Do you feel like a failure because of your failed relationship? Many of us do.
What can you do about it?
Well, the first step is to stop believing you’re beyond repair or doomed. That’s simply not true.
The second thing is, you must stop resenting the other person.
Sometimes relationships aren’t about the other person but you.
Of course, the point of a relationship should be both of you, together, but I’m talking about curveballs that life throws at us in the form of a relationship.
If you had a relationship that made you insecure about yourself, the way you look, what you do, how you do it, the way you are… take it as a lesson.
This often happens after toxic relationships, and they usually include verbal abuse: belittling, shaming you, or casually dropping comments that obviously hurt you over and over again.
It’s so easy to fall under someone’s spell – and not just in a romantic sense. It’s easy to start believing what other people think of you. It’s easy to lose a sense of self.
I’m here to tell you that whatever happened to you, whatever is said to or about you, doesn’t define you. If you’ve been left by someone you loved deeply, that doesn’t define you.
It hurts like hell. It’s real. It’s part of you. But it doesn’t define you. You’re not a girl who’s been left. You’re not someone’s pastime or second option.
However, to realize that, you first must believe it yourself. That’s where any healthy relationship starts: with self-love.
As a matter of fact, most of our relationships are just mirrors of what we think about ourselves and how we treat ourselves.
In this case, there’s a possibility you already thought you weren’t not good enough even before the first unsuccessful relationship.
You may have been carrying that belief about yourself since you were little, and now it’s manifesting through your romantic relationships. Think about it. Why don’t YOU think you’re worth keeping?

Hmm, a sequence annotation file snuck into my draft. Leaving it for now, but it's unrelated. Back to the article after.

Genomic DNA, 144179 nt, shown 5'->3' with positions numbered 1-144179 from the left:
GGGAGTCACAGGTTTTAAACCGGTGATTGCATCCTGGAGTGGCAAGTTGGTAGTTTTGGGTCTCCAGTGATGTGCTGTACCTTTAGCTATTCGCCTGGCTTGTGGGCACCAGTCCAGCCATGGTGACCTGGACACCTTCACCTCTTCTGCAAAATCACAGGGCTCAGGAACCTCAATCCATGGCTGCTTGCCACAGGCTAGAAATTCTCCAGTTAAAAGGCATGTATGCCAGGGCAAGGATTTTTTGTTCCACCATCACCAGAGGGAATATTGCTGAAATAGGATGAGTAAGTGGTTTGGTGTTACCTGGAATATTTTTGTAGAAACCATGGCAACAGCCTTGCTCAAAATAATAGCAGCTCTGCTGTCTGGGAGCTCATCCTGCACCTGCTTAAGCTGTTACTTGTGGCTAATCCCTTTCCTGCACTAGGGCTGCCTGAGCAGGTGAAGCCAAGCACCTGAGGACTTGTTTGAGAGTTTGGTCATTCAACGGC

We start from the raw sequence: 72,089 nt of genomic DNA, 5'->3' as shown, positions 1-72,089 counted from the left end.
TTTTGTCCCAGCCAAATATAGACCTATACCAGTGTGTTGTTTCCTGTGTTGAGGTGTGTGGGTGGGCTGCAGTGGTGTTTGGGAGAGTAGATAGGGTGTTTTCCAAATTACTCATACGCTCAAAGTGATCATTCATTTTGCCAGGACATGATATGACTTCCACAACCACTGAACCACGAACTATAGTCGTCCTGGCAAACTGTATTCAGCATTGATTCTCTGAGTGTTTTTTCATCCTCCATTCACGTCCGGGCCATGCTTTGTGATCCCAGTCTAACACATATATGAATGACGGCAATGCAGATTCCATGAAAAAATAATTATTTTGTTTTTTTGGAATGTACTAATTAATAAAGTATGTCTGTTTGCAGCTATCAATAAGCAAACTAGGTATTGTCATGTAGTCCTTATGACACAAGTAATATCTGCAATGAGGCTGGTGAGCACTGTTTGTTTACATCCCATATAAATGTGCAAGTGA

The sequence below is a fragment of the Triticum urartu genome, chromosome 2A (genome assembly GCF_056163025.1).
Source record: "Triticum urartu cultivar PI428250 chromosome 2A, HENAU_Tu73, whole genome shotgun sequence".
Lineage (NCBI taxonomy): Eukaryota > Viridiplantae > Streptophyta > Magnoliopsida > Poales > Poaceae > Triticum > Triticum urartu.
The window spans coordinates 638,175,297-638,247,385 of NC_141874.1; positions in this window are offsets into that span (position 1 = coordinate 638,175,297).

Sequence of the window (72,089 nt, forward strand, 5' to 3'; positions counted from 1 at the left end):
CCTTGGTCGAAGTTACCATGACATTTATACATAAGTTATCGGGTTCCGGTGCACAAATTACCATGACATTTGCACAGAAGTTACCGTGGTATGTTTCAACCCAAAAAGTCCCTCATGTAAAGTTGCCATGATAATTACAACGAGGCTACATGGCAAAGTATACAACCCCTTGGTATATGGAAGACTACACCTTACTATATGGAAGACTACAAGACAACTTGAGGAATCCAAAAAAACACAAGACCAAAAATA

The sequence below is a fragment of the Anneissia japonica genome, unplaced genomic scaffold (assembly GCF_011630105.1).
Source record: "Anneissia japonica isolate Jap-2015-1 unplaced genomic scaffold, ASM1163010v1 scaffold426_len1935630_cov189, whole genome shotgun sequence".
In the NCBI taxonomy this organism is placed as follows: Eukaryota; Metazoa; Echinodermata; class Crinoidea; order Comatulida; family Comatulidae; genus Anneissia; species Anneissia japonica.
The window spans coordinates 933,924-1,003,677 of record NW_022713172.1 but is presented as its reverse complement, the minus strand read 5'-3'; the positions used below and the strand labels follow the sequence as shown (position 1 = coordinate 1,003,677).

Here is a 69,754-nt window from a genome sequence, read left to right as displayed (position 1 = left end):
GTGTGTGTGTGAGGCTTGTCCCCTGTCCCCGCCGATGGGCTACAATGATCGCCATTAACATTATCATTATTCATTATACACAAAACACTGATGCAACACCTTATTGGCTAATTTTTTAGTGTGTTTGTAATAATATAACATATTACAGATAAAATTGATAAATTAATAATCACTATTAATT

Whatever you come up with can be changed. Our personalities aren’t set in stone. You can be whatever you want, you just have to believe it first.
The magnetism that pulls people together and helps them stay together is stronger when both partners are being their authentic selves.
Men don’t want women to control them. Men want companions. They want a partner in crime. Even when they don’t know it.
If there’s no personality, no authenticity, there’s nothing to pull them in and make them stay.
The bad news is, not every woman understands that. The good news is, you can always change that by starting to love yourself.
We all have that something special that makes us a keeper. The more you act like yourself, the greater the possibility that someone who likes you for you will find you.
Once that person comes into your life, you’ll forget that you ever thought about not being a keeper and crying over some half-relationships you had.
As I said earlier, sometimes traumatic or heartbreaking experiences are there to remind us of ourselves, to remind us of our own needs.
That’s why it’s time to stop thinking about that last person who hurt you and start thinking about why you’re hurt.
I promise you that once you find the source of your pain (that isn’t another person), you’ll find freedom. You’ll be in control of your own emotions.
It doesn’t matter that you’re not a keeper to someone else, what matters is that you genuinely feel good in your own skin.
That’s when good things start to happen. That’s when life finally starts feeling right.
Don’t be afraid to say goodbye to things you know aren’t good for you, even if you’re crying while doing it.
There’s something better waiting for you. There’s someone who’s going to make you feel like you’re the only person in the world and, trust me, that will make up for all the times you felt like you weren’t.